Performance is an interesting feature in a hosting provider – if two cloud servers are priced the same but the other performs 2x faster, do they really cost the same? If this caught your attention, keep on reading for the benchmarks.
At UpCloud, we believe that the amount of computing or performance the customer gets for their money is fundamental in cloud computing – not just the amount of resources on paper. Indeed, great performance is one of our main values and we decided to run some performance benchmarks to validate this.
We are using ServerBear (mainly UnixBench and FIO) for transparency, as the scores are public. We selected instances that can at least match 4 CPU cores, 8GB of RAM and for storage we picked the fastest SSD available from each provider. For UpCloud, this means our MaxIOPS storage that is now in public beta. The following table summarises the chosen instances and their approximate monthly costs:
|Instance||4 CPU, 8GB RAM||$ 80 / mo (4 CPU, 8GB Memory)||n1-standard-4 (4 CPU, 15 GB memory)||D4 (4CPU, 15GB RAM)||c3.xlarge (4CPU, 7.5GB RAM)|
|Storage||MaxIOPS (100 GB)||SSD (80GB)||Persistent SSD 500GB||D4 SSD 250GB||EBS Provisioned IOPS (134GB)|
|Price per month||63.00 €||63.00 €||228.00 €||379.00 €||377.00 €|
|Azure and DigitalOcean set the SSD size and they are not changeable by the user.
AWS bills $0.072 per IOPS and $0.138 per GB and there must be 30:1 IOPS-GB
AWS 7.5GB is close enough to 8GB for the sake of this test.
Google requires at least 500GB for maximum IOPS performance
UpCloud MaxIOPS has equal performance with any disk size, we picked 100GB
First on is the CPU performance. ServerBear uses UnixBench, which is an extensive CPU benchmark. The scores shown are for multi-CPU (4 cores) performance.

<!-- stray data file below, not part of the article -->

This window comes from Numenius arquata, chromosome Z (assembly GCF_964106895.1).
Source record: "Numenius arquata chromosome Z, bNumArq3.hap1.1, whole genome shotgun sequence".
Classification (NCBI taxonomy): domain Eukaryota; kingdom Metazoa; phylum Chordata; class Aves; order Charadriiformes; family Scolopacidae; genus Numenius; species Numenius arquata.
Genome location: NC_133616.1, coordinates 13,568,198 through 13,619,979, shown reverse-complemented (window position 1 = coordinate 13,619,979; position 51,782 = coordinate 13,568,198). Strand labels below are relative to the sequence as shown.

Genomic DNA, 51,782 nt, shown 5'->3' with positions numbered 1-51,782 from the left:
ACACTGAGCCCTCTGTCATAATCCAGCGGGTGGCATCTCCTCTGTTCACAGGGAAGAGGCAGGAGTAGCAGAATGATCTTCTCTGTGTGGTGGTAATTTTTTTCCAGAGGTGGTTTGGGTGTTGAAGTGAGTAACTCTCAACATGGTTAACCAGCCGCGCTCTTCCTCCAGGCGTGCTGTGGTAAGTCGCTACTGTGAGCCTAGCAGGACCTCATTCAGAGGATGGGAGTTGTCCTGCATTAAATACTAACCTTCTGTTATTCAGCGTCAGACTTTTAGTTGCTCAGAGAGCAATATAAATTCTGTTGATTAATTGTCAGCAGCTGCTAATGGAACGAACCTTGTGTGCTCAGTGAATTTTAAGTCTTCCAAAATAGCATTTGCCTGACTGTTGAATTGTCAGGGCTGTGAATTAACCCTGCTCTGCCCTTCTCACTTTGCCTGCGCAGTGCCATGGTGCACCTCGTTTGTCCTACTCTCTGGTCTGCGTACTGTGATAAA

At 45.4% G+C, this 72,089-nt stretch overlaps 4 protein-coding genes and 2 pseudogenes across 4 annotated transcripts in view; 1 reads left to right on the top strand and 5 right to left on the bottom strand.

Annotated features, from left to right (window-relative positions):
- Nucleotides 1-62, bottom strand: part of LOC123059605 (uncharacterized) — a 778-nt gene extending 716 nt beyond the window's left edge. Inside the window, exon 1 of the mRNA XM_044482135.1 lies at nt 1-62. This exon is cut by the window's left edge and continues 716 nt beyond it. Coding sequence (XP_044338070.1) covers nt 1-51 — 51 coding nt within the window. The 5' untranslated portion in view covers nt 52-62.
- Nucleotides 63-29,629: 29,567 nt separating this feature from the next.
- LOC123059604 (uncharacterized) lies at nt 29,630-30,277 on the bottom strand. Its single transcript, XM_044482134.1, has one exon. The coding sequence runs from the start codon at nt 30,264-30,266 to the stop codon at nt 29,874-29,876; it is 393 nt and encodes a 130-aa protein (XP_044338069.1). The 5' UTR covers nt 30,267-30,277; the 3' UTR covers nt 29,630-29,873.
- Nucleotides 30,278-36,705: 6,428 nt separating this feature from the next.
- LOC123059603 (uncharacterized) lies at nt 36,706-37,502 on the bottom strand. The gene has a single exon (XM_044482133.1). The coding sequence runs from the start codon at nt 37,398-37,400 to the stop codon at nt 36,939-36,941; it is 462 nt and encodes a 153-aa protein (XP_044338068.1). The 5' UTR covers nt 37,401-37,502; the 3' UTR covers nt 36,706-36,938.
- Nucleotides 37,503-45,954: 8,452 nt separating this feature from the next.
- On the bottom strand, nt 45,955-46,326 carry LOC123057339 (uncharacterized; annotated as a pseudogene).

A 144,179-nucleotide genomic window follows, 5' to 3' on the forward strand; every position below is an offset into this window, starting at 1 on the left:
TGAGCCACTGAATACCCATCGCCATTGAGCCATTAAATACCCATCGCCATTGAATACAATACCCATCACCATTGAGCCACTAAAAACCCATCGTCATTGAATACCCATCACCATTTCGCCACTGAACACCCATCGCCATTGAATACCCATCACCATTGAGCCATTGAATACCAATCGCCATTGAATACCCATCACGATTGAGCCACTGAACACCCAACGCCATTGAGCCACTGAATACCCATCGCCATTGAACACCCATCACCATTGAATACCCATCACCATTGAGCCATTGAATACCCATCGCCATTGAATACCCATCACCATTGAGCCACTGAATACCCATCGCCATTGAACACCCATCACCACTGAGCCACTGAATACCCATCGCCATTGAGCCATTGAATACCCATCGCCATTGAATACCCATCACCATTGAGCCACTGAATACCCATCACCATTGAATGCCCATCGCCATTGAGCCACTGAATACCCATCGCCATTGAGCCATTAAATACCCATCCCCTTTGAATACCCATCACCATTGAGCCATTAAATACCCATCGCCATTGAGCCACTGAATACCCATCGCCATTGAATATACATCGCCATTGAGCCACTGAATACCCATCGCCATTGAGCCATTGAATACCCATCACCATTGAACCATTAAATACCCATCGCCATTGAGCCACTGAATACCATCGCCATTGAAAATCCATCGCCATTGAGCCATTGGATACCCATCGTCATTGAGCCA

According to UnixBench – UpCloud, AWS, Google and Azure are all comparably fast. However, it is important to note here that the Google n1-standard-4 instance has almost twice the RAM compared to UpCloud, the AWS instance is a high-end compute optimised instance and the Azure D4 is part of their new, high-end product line. All of these three have many times the cost of UpCloud’s chosen configuration. DigitalOcean, on the other hand, is clearly behind the others and in the same price range as UpCloud.
The second comparison is of IO performance. We are comparing the FIO benchmark by ServerBear (we had to customise their script a bit for Google and Azure, please see the appendix) as we believe that FIO gives a more realistic understanding of performance in real life use than dd or ioping. You may, however, see the results of these two by following the links to ServerBear’s results pages for each benchmark – again, please see the appendix.
UpCloud’s MaxIOPS shows superb performance with read IOPS close to 80 000 and write IOPS close to 50 000. Please note that we are running all of the tests on production systems – you can go test our MaxIOPS right now with our free trial.
To give a better idea of how fast MaxIOPS actually is – take a look at the table below. UpCloud is up to 19x faster than Amazon Web Services with provisioned IOPS that costs eight times as much. If you want the specific figures where these are based on, please have a look at the appendix.
|How Much Faster is UpCloud?|
|Company||Read IOPS||Read Bandwidth||Write IOPS||Write Bandwidth|
While performance benchmarks are not the whole story, we believe these numbers speak for themselves. If you want great performance with competitive pricing go ahead and try UpCloud. There really isn’t a reason not to use MaxIOPS when it is priced at only 0.20€ per GB a month.
|Link to Benchmark||Notes|
|UpCloud||All scores directly from ServerBear|
|Azure||Custom FIO config to test /dev/sdb1 for realistic results|
|DigitalOcean||All scores directly from ServerBear|
|AWS||All scores directly from ServerBear|
|Custom FIO config to test /dev/sdb1 for realistic results|